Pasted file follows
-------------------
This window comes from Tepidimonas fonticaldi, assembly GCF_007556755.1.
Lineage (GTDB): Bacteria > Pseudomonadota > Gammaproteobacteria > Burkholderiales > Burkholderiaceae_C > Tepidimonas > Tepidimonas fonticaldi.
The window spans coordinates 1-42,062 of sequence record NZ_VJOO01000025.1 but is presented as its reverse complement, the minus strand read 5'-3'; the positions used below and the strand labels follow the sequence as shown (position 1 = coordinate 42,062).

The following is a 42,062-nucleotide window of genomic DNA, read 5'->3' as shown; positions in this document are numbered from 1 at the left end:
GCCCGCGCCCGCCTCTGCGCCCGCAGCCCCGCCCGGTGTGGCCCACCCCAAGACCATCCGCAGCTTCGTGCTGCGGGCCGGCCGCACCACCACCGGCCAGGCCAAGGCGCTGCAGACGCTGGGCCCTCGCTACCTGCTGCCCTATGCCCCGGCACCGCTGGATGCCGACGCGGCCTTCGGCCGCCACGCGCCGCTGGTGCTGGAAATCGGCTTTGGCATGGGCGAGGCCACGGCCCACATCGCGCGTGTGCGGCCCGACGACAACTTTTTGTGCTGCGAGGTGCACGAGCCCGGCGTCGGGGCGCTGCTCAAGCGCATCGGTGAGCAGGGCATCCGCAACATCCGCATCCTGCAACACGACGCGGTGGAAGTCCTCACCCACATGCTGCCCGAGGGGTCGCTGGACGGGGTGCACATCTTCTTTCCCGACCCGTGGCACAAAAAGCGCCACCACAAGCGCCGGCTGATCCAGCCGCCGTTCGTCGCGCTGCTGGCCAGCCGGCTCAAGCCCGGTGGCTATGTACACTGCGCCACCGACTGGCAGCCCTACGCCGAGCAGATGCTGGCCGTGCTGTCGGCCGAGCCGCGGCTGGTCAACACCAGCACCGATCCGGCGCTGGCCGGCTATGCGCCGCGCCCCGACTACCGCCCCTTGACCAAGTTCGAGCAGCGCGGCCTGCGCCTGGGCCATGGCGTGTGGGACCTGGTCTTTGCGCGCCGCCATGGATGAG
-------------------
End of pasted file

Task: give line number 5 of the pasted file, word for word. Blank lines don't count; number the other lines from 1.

GCCCGCGCCCGCCTCTGCGCCCGCAGCCCCGCCCGGTGTGGCCCACCCCAAGACCATCCGCAGCTTCGTGCTGCGGGCCGGCCGCACCACCACCGGCCAGGCCAAGGCGCTGCAGACGCTGGGCCCTCGCTACCTGCTGCCCTATGCCCCGGCACCGCTGGATGCCGACGCGGCCTTCGGCCGCCACGCGCCGCTGGTGCTGGAAATCGGCTTTGGCATGGGCGAGGCCACGGCCCACATCGCGCGTGTGCGGCCCGACGACAACTTTTTGTGCTGCGAGGTGCACGAGCCCGGCGTCGGGGCGCTGCTCAAGCGCATCGGTGAGCAGGGCATCCGCAACATCCGCATCCTGCAACACGACGCGGTGGAAGTCCTCACCCACATGCTGCCCGAGGGGTCGCTGGACGGGGTGCACATCTTCTTTCCCGACCCGTGGCACAAAAAGCGCCACCACAAGCGCCGGCTGATCCAGCCGCCGTTCGTCGCGCTGCTGGCCAGCCGGCTCAAGCCCGGTGGCTATGTACACTGCGCCACCGACTGGCAGCCCTACGCCGAGCAGATGCTGGCCGTGCTGTCGGCCGAGCCGCGGCTGGTCAACACCAGCACCGATCCGGCGCTGGCCGGCTATGCGCCGCGCCCCGACTACCGCCCCTTGACCAAGTTCGAGCAGCGCGGCCTGCGCCTGGGCCATGGCGTGTGGGACCTGGTCTTTGCGCGCCGCCATGGATGAG